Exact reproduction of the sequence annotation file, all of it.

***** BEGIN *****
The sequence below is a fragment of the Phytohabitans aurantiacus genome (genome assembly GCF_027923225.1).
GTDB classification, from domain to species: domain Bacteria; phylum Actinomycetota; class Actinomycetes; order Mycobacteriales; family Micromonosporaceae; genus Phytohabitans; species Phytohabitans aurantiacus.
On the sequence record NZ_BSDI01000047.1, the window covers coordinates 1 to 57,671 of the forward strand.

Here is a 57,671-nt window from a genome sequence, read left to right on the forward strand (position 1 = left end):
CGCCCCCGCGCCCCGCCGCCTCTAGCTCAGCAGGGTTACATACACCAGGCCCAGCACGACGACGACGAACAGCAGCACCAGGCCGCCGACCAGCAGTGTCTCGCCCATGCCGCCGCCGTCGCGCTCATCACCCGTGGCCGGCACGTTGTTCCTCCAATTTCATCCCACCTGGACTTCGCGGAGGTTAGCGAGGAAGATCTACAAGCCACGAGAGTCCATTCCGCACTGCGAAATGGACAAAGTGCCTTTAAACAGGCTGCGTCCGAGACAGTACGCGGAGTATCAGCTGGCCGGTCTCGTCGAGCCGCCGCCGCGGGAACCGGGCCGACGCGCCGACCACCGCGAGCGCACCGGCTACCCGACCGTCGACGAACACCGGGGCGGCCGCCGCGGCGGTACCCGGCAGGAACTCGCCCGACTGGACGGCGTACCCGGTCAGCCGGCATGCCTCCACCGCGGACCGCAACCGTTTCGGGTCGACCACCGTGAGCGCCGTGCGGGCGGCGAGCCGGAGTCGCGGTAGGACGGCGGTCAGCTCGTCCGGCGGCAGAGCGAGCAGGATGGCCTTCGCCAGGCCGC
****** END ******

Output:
The sequence below is a fragment of the Phytohabitans aurantiacus genome (genome assembly GCF_027923225.1).
GTDB classification, from domain to species: domain Bacteria; phylum Actinomycetota; class Actinomycetes; order Mycobacteriales; family Micromonosporaceae; genus Phytohabitans; species Phytohabitans aurantiacus.
On the sequence record NZ_BSDI01000047.1, the window covers coordinates 1 to 57,671 of the forward strand.

Here is a 57,671-nt window from a genome sequence, read left to right on the forward strand (position 1 = left end):
CGCCCCCGCGCCCCGCCGCCTCTAGCTCAGCAGGGTTACATACACCAGGCCCAGCACGACGACGACGAACAGCAGCACCAGGCCGCCGACCAGCAGTGTCTCGCCCATGCCGCCGCCGTCGCGCTCATCACCCGTGGCCGGCACGTTGTTCCTCCAATTTCATCCCACCTGGACTTCGCGGAGGTTAGCGAGGAAGATCTACAAGCCACGAGAGTCCATTCCGCACTGCGAAATGGACAAAGTGCCTTTAAACAGGCTGCGTCCGAGACAGTACGCGGAGTATCAGCTGGCCGGTCTCGTCGAGCCGCCGCCGCGGGAACCGGGCCGACGCGCCGACCACCGCGAGCGCACCGGCTACCCGACCGTCGACGAACACCGGGGCGGCCGCCGCGGCGGTACCCGGCAGGAACTCGCCCGACTGGACGGCGTACCCGGTCAGCCGGCATGCCTCCACCGCGGACCGCAACCGTTTCGGGTCGACCACCGTGAGCGCCGTGCGGGCGGCGAGCCGGAGTCGCGGTAGGACGGCGGTCAGCTCGTCCGGCGGCAGAGCGAGCAGGATGGCCTTCGCCAGGCCGC